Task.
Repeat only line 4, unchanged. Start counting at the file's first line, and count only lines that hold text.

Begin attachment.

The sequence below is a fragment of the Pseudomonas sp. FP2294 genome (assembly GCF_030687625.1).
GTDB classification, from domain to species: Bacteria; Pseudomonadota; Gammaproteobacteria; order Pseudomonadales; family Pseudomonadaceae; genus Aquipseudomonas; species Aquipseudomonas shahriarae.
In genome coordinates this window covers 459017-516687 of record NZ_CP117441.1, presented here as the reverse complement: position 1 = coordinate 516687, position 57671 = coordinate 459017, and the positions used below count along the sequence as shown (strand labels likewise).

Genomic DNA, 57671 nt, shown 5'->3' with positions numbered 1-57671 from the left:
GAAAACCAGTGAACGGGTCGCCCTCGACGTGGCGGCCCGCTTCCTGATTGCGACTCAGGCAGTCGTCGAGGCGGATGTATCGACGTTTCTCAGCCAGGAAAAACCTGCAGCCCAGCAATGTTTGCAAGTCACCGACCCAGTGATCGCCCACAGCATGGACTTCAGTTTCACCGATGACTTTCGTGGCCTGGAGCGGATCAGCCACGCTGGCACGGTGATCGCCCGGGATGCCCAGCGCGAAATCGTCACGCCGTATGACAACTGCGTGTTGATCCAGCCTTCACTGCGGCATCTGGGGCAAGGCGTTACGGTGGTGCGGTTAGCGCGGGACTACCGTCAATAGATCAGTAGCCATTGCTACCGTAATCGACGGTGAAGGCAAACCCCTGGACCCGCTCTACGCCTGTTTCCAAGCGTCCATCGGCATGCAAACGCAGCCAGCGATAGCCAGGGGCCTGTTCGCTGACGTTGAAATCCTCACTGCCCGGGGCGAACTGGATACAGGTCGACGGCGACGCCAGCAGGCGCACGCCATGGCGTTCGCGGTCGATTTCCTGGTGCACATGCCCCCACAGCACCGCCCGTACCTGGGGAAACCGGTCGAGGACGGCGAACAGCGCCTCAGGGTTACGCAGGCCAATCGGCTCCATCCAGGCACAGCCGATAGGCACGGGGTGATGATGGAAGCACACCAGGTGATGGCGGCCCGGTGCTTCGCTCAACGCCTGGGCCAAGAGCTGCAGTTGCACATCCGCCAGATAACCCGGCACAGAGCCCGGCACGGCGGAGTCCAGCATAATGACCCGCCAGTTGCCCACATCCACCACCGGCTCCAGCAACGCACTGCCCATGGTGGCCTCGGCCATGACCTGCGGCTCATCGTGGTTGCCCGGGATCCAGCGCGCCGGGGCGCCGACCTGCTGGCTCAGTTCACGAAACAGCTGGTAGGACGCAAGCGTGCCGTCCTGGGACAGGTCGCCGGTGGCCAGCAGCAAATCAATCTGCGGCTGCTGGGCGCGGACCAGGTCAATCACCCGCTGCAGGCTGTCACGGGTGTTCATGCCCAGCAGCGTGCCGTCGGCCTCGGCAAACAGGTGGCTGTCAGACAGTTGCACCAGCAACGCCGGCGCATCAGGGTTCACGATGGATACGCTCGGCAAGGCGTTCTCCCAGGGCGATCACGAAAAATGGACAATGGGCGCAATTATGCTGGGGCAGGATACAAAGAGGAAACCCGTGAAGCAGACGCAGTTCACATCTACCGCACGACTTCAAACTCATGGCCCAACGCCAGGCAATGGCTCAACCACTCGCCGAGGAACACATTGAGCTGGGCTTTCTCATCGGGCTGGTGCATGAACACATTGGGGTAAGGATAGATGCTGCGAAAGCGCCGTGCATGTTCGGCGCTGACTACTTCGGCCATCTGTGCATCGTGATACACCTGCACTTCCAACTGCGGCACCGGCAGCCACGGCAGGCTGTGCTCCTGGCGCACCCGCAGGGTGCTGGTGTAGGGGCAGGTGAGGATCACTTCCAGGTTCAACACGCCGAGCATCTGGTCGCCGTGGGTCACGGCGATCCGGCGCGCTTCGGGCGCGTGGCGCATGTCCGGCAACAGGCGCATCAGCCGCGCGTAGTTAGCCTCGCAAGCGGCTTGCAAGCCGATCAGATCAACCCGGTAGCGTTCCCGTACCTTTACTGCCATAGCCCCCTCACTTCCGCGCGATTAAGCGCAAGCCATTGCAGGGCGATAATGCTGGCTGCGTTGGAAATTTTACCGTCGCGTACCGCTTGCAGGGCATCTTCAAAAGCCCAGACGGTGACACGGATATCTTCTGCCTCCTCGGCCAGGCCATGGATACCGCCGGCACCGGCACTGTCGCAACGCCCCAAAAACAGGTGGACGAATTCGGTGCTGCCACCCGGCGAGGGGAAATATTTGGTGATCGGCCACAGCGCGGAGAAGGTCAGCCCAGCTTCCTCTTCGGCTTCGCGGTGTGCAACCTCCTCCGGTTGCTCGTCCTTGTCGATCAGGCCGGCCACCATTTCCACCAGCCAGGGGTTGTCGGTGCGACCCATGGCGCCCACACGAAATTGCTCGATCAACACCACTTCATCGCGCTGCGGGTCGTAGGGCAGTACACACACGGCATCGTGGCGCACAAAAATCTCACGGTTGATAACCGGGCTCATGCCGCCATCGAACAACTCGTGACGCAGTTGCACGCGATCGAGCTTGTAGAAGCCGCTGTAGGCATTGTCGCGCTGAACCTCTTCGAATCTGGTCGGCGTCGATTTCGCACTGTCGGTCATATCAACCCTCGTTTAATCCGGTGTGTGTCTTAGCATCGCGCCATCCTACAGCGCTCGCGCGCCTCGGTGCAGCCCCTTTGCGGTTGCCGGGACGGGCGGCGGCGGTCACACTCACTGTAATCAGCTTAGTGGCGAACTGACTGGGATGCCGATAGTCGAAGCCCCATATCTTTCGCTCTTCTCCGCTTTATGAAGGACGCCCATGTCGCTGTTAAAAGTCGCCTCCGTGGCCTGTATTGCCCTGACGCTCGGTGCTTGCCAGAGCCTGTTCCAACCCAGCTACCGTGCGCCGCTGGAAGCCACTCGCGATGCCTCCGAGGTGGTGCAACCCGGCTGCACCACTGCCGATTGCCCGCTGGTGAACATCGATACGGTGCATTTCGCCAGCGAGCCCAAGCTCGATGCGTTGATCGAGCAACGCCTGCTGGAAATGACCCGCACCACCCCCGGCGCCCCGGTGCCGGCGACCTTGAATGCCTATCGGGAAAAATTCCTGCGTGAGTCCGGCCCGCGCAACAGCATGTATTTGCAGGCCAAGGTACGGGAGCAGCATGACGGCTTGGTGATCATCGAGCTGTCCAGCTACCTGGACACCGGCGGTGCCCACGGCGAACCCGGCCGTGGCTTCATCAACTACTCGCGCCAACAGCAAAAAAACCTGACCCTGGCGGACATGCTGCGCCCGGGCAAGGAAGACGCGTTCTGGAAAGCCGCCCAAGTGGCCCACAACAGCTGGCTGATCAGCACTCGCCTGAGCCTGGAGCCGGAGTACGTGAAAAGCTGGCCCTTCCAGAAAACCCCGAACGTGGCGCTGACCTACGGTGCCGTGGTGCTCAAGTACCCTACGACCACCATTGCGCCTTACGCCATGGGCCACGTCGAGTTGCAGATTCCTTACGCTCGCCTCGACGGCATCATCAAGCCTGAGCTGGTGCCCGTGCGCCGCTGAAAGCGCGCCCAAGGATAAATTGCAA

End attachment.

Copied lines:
Genomic DNA, 57671 nt, shown 5'->3' with positions numbered 1-57671 from the left: